image

Now showing in Hong Kong

Film review: The Battleship Island – violence, melodrama and jingoism vie for attention in South Korea’s biggest release of 2017

Director Ryoo Seung-wan wrings real-life tragedy behind story of second world war escape from prison island for every tear, and dollar, he can, no more so than in ending that ditches subtlety for blood, bullets and collective histrionics

PUBLISHED : Saturday, 05 August, 2017, 9:03am
UPDATED : Monday, 07 August, 2017, 12:06pm

2.5/5 stars

A stirring second world war escape epic featuring some of the biggest names in the South Korean film industry, The Battleship Island is also the most ambitious project yet from Ryoo Seung-wan, director of blockbusters such as Veteran (2015) and The Berlin File (2013).

Hwang Jung-min stars as bandleader Lee, who attempts to flee Seoul in 1944 with his young daughter Soo-hee ( Train to Busan ’s Kim Soo-ahn), only to be interned on Hashima Island – aka Battleship Island – alongside gangsters, prostitutes, resistance fighters and other victims of the Japanese occupation.

While female prisoners were forced to become sex slaves for the troops, the men are sent to work in the hazardous mines beneath the island’s surface, enduring horrific and inhumane conditions.

So Ji-sub’s gangster quickly asserts himself as muscle for the Japanese guards, before developing a love-hate relationship with Mallyon (Lee Jung-hyun), a former prostitute. Meanwhile, Song Joong-ki’s resistance fighter Park sneaks onto the island in an attempt to rescue a valuable prisoner crucial to the resistance. But when his plans falter, he resolves to save every prisoner in a daring exodus that quickly escalates into bloody carnage.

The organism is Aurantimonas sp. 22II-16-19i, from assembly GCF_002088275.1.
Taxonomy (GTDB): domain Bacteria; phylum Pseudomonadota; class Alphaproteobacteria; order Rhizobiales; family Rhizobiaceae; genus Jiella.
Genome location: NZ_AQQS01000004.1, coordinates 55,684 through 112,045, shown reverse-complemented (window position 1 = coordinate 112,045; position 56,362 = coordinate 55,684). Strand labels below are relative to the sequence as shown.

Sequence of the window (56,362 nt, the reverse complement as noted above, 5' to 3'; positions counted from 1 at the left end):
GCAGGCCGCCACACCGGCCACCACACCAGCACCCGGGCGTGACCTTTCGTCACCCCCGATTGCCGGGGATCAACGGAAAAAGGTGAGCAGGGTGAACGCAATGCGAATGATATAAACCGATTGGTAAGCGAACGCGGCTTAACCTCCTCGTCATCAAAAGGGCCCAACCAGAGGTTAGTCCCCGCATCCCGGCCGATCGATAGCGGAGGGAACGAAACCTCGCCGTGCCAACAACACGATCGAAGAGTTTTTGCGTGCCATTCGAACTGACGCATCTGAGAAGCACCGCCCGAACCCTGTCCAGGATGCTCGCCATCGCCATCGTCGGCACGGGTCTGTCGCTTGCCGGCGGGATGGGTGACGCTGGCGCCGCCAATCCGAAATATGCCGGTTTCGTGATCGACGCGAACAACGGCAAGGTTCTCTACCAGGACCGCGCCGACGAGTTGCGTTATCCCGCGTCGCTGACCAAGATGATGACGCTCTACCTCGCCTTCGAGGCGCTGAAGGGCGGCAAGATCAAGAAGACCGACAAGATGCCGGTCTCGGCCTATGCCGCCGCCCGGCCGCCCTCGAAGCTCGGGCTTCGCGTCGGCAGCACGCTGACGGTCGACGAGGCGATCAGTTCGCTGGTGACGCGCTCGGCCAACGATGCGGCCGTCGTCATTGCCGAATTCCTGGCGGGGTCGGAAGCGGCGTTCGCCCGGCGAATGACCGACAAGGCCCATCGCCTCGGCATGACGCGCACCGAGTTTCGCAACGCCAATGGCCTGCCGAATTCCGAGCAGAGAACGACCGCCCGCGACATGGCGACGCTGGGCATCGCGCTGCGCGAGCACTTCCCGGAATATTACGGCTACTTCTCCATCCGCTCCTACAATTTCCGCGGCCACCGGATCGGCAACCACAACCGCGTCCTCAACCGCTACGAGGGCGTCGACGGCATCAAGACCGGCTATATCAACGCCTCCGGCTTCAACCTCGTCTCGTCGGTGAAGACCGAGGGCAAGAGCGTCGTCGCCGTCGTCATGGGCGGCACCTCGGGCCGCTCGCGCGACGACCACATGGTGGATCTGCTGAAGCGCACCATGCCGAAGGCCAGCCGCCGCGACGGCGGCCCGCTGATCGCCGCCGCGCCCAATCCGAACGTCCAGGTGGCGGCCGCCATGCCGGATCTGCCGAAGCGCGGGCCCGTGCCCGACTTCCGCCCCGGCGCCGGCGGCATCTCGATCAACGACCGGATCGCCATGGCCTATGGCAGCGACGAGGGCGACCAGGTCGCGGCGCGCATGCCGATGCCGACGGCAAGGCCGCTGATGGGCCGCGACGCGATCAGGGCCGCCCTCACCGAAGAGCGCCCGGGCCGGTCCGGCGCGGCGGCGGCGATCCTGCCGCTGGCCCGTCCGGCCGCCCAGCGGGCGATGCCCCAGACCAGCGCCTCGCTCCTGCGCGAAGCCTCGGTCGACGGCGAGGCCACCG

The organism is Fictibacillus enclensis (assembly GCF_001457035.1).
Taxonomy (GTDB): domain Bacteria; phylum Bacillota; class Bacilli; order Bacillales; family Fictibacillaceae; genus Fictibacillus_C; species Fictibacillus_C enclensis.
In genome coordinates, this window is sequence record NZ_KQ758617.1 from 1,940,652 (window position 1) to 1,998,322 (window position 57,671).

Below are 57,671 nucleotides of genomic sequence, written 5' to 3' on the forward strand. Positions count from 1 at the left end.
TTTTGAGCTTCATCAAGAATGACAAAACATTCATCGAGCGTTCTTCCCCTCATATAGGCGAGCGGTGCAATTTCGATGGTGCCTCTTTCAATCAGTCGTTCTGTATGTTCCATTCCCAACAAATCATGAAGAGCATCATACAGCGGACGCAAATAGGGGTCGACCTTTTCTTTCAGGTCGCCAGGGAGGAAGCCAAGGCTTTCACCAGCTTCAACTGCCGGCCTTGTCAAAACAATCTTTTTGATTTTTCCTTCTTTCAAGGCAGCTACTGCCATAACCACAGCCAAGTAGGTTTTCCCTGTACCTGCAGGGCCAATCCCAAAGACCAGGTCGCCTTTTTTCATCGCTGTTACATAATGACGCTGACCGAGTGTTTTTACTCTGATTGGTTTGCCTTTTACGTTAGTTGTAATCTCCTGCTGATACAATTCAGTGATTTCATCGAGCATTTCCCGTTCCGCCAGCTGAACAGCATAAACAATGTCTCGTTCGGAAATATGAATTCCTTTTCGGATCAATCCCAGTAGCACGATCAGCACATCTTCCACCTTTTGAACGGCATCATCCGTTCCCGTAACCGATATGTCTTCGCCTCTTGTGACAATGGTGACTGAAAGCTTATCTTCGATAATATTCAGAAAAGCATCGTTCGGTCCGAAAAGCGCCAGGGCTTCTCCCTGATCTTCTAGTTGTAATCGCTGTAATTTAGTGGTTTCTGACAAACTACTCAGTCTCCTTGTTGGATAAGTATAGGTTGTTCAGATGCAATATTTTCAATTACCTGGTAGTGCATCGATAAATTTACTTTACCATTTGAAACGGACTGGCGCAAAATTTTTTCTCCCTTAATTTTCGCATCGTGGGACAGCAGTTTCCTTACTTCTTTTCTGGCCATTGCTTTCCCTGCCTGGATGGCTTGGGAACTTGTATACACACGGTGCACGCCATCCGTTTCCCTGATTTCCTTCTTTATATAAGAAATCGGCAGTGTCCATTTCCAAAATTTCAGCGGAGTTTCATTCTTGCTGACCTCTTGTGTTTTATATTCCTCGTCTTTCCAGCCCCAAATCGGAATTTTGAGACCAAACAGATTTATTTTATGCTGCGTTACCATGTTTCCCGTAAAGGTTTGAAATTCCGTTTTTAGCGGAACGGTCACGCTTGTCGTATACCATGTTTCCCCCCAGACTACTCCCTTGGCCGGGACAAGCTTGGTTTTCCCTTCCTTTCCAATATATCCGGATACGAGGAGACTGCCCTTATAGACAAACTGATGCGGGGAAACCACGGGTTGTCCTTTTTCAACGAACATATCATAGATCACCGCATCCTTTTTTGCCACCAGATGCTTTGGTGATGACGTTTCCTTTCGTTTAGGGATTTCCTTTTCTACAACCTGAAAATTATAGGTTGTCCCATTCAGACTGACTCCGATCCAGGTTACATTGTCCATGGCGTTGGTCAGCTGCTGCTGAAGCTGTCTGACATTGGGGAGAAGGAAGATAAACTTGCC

Film review: The Founding of an Army – Andrew Lau pays tribute to China’s PLA with tone-deaf war thriller

With Ennio Morricone’s Ecstasy of Gold blasting over the soundtrack, Ryoo gives every character their moment of emotional catharsis during the film’s epic climax of blood and bullets. Subtlety is ditched in favour of a procession of confessions, reconciliations, deaths and, thankfully, a few escapes, as performances devolve into exhausting histrionics.

While the atrocities that inspired The Battleship Island clearly remain sensitive to many even 70 years later, it’s a pity that Ryoo insists on prioritising violence, melodrama and shameless jingoism to the point of exploitation, wringing this real-life tragedy for every tear – and dollar – he can.

The Battleship Island opens August 10

Want more articles like this? Follow SCMP Film on Facebook